21 Sep 2022
This month we investigate an Archive and Library oversize pamphlet (PBB9342) entitled Freude und Arbeit (Joy and Work) dated 1938, Germany.
by Colin Starkey, Library Assistant
Within this publication is a feature article entitled: ‘Diplomatenempfang an Bord des Wilhelm Gustloff’ (‘diplomatic reception on board the Wilhelm Gustloff’). The event took place in the port of Lisbon, Portugal, posed as a social event which included a gathering of German and foreign dignitaries and their wives.
From the photographs it appears the Germans were entertaining representatives of various nations.
At the bottom of the page, an annotation by an unknown hand notes:
This ship was torpedoed by a Russian submarine with the loss of 5000 lives. 800 survivors. This was and remains the largest loss of life ever known at sea. She left Gdynia January 29 1945 for a port in Denmark, approximately 25000 tons. Those lost were refugees from Russian land forces advancing through Poland in Prussia.
The Wilhelm Gustloff was one of the first cruise ships built for the Nazi organization Kraft durch Freude (KdF – Strength through Joy). Construction was undertaken at the Blohm and Voss shipyard in Hamburg, and the ship was launched in May 1937, with a displacement of just over 25,000 tons.
The name of the ship was intended to be Adolf Hitler, however, following the assassination of Wilhelm Gustloff, a prominent Nazi based in Switzerland, by a 25-year-old student in February 1936, the decision was taken to name the ship Wilhelm Gustloff.
The Wilhelm Gustloff came into service for the KdF to offer subsidized trips and cruises to German workers, who, while placated, were not totally committed to the new regime. The KdF organization was part of the German Labour Front (DAF) which replaced the trade unions after their abolition.
The most enterprising project undertaken by the DAF and KdF was the Volkswagen (people’s car) to enable ordinary workers to own a vehicle which could be used on the newly constructed autobahns. Following the outbreak of the Second World War in 1939, the Volkswagen project was suspended as manufacturing was diverted to war materials.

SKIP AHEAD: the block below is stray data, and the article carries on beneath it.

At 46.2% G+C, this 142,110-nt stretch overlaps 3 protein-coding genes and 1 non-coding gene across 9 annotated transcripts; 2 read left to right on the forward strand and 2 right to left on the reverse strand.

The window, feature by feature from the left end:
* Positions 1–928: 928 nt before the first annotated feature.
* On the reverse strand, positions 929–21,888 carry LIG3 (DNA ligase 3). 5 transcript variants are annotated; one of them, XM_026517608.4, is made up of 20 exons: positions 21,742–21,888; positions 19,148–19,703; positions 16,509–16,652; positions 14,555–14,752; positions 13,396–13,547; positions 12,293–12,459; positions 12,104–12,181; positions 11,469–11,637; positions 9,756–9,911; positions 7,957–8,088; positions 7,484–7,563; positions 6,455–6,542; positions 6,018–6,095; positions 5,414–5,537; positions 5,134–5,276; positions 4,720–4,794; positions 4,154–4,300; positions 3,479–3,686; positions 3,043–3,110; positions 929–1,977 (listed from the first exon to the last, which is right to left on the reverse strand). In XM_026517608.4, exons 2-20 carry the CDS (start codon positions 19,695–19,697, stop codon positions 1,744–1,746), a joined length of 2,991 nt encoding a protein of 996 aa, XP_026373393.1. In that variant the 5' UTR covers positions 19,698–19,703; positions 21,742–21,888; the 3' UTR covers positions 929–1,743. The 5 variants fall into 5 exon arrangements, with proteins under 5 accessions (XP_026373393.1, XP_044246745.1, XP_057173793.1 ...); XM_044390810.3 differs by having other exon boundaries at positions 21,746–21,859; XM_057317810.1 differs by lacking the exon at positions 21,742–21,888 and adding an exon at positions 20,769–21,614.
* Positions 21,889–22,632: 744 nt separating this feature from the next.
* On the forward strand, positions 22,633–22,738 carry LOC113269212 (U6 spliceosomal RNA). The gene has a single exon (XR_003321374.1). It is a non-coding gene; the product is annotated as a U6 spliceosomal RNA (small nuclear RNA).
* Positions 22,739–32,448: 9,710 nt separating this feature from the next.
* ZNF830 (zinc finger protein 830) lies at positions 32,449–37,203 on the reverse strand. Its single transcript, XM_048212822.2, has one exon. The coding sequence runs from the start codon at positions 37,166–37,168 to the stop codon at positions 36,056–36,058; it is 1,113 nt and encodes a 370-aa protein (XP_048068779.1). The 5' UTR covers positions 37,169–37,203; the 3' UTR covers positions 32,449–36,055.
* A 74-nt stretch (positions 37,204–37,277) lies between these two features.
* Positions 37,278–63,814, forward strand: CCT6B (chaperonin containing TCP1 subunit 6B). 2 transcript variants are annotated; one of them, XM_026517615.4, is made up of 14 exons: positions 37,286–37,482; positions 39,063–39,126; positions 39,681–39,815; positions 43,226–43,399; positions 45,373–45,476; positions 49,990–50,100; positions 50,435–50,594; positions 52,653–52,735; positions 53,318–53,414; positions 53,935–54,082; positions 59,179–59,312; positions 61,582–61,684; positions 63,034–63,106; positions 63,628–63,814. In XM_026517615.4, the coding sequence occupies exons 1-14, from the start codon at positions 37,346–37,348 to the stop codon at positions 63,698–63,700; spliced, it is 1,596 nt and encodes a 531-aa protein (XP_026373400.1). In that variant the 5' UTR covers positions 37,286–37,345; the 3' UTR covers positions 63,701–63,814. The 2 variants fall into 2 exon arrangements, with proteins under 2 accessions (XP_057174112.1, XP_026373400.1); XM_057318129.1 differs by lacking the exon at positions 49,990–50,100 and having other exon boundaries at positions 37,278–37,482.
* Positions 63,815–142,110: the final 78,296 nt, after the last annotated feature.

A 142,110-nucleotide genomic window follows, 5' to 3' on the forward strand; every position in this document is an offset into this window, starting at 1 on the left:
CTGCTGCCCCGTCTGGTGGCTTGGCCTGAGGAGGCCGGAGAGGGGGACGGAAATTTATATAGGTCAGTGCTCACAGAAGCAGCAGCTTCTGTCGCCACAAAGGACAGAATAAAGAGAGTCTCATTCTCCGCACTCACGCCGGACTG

By September 1939, the Wilhelm Gustloff was adapted to a floating hospital and barracks and remained in dock for the next four years.
By early January 1945 the Soviet armies were advancing through Germany and stories of atrocities carried out by the Red Army abounded, which caused fear and panic in the civilian population. The Nazi Party played on this fear in the belief it would strengthen German resistance.
On 23 January 1945 the German Navy launched Operation Hannibal, a naval evacuation of civilians and others in the path of the Soviets. Every available ship was pressed into service, and the Wilhelm Gustloff was to play a role in the evacuation despite not being operational for some years. While the evacuation commenced from the ports of East Prussia, the Wilhelm Gustloff was docked at Gotenhafen (now Gdynia, Poland).
The Wilhelm Gustloff left Gotenhafen on January 30, laden with a mixture of wounded soldiers, Nazi officials, remnants of army units and a large contingent of civilian refugees. Many of the latter boarded the Wilhelm Gustloff unofficially in their panic to escape, seeking what they hoped to be a safe haven.
Although the ship was designed to carry just under 1900 passengers, it became severely overloaded during the evacuation. Estimates vary regarding the number of people aboard, but it is believed they were in the region of over 8000 souls, with half of them being children.
After departure, when the Wilhelm Gustloff was barely twelve miles offshore, just after 9 pm, three torpedoes were fired from the S13, a Soviet submarine. A final torpedo, failing to leave its tube, had to be quickly disarmed by the crew.
In the struggle to survive, most passengers died from exposure, some died fighting for a spot on the ship’s lifeboats or were crushed in the stampede and panic. Suicides also occurred as some individuals preferred a bullet to the icy water of the Baltic. Survivors in the lifeboats opened fire on swimmers when they attempted to climb in, fearing the lifeboats might sink due to overcrowding.
The Wilhelm Gustloff sank into the Baltic sea in just under an hour after the first torpedo had struck the ship. The death toll was approximately 9000, which made this sinking the most significant single maritime disaster in history.
After the sinking
The Russian submarine S13 was commanded by Captain Alexander Marinesko, who was a competent and able submarine captain but suffered from an addiction problem which was to be his downfall. Prior to the Wilhelm Gustloff sinking, Marinesko was under threat of court martial. By late 1945, he was dishonourably discharged from the Soviet Navy and died in November 1963.
For many years afterwards, people outside Germany had no knowledge of the Wilhelm Gustloff disaster and this catastrophic event had simply become another tragic loss of the war.